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I woke up on an island. I hardly even knew that I’d fallen off the ship, found it hard to even recall what I had being doing because in my drunken stupor I must have clunked my head on the deck chair as I’d grabbed at it on the way down. When I came too I was sprawled on a beach of white sand, the sun blazing onto my bare back with the said deck chair lying on top of me.
My head was throbbing and I could hardly think as I automatically staggered to my feet and stumped up the slanting beach toward a grass bank and some shady palms. I collapsed on the grass and the lights went out once again.
When I came around again, the lights had gone out. It was night and my throat was parched and I groaned involuntary as I sat up. The pain had lessened and I starred out to sea past the white sand, grey in the gloom and the whispering surf. Far out past a line of white fluorescent foam the night sky touched down on the ocean and it was filled with bright twinkling stars.
The Southern Bell had disappeared. There wasn’t the tinniest light to show where she may have been. There was nothing man made in this whole desolate expanse. Just me, the stars, this island and the sea.
Or so I thought.
For a long time I lay flat on the grass looking up at the stars and listening to every tiny sound the island made. It was odd, just lying there, listening to the singing of insects, the occasional bird cry, even in the night, the gentle wind in the trees blowing out to sea and the far off boom, boom of the surf on the reef. It was strange not to hear the sound of vehicles roaring by, of people chatting, city sounds that had always been a part of my world. Strange to be here with the sounds of this world magnified it seemed so that I caught every whisper and breath of wind, every chirp of the bugs in the bush as if my senses were magnified, as if my ears were hearing for the first time what they were designed to hear and then I was asleep.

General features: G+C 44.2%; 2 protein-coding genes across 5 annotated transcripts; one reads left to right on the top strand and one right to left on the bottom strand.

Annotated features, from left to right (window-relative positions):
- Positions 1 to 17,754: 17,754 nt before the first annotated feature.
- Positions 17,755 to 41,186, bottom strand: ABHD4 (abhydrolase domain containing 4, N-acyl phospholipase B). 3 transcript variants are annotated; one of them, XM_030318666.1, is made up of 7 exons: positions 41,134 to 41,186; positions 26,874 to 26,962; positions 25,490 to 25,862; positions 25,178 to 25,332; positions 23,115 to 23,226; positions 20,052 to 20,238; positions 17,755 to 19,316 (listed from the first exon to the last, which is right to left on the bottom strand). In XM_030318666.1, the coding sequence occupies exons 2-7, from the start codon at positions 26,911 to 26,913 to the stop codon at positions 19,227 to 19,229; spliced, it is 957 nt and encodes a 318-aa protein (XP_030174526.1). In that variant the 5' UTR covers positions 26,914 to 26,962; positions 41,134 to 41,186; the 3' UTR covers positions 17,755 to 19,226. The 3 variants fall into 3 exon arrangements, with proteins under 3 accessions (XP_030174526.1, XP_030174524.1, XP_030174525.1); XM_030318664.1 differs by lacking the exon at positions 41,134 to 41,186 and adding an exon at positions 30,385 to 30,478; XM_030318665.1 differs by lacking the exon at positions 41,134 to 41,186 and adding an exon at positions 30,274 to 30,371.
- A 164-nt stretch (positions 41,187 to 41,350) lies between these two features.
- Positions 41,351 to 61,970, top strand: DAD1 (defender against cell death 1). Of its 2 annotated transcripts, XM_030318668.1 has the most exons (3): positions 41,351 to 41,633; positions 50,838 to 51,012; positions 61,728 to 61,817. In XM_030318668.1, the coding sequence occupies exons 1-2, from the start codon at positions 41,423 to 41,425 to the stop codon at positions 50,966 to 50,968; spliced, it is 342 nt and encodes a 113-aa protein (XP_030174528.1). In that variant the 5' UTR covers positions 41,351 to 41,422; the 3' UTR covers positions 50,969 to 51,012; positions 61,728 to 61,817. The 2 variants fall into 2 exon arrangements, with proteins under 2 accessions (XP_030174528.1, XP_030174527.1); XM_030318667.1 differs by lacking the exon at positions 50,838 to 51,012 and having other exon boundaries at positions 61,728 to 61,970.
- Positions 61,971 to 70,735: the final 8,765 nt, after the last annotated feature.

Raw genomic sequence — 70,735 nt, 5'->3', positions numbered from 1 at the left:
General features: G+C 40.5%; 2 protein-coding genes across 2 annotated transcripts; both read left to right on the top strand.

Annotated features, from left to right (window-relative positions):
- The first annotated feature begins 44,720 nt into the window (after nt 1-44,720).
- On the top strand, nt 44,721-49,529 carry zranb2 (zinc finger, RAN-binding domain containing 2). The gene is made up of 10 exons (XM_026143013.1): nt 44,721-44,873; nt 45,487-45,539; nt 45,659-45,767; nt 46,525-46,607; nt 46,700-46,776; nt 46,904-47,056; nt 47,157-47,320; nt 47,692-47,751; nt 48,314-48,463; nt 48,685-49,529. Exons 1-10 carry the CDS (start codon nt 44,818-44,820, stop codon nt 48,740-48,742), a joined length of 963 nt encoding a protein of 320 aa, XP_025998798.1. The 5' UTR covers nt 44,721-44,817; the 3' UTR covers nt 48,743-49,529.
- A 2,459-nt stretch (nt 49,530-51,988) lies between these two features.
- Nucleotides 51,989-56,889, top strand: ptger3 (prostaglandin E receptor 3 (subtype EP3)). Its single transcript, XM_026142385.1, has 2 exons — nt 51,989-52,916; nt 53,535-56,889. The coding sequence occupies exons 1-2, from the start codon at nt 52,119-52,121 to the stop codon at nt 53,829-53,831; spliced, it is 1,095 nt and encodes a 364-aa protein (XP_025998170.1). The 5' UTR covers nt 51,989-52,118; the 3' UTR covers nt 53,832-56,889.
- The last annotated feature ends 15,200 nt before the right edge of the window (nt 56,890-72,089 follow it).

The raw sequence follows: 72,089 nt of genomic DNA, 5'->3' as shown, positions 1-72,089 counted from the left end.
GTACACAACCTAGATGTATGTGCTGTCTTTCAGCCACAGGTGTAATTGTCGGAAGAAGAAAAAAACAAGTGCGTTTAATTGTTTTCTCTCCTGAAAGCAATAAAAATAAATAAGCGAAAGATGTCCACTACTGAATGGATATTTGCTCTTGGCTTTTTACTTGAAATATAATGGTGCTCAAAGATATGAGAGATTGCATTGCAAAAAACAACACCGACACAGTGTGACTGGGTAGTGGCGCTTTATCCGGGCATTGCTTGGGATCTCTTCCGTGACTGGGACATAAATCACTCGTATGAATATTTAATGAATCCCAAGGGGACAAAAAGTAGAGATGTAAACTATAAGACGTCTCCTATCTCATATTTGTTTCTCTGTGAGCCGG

I awoke with the sun on my face and in an instant was fully alert. I scrambled up and stood with my hand shading my eyes searching the coast line as it swept in a long curve and there on a point jutting out from the reef half submerged in the lagoon was a boat. Not large and not whole, the planks stripped away from half of the side facing me exposing ribs as if it had been picked clean by predators. The bow was submerged and facing shore ward sunk beneath the calm waters of the lagoon but the cabin was well above the water line. A forty foot sloop with no masts or spas, just the shell of the boat basically and the cabin.
Thirst was causing me to swallow and my mouth tasted salt. I needed to take stock. I wore a T st louis cardinals zip up los angeles dodgers shirt and a pair of jean shorts. My sneakers were soggy and uncomfortable and I quickly took them off and tipped them up removing sand and grit. I placed them on the grass to dry in the sun. I had a wallet and a handkerchief in my pocket, a set of keys and my glasses case. That was it.
I needed to get water fast. I needed to find out where I was fast.
I was feeling refreshed after my nights sleep although my head still pounded and there was a goose egg on the left side where the deck chair had whacked me. For the life of me I couldn’t remember a lot about that tumble into the sea. I couldn’t remember much about anything.
My skin was itchy, not from insect bites thankfully but more from the stiff clothing, starched from the sea water. I took them off, removed the items from my pocket I felt reasonably sure there was no one about in these parts, at least my instincts told me so. There was no sign of life and the beach was deserted, the only sign of humanity, or where humanity had been, the wreck across the lagoon.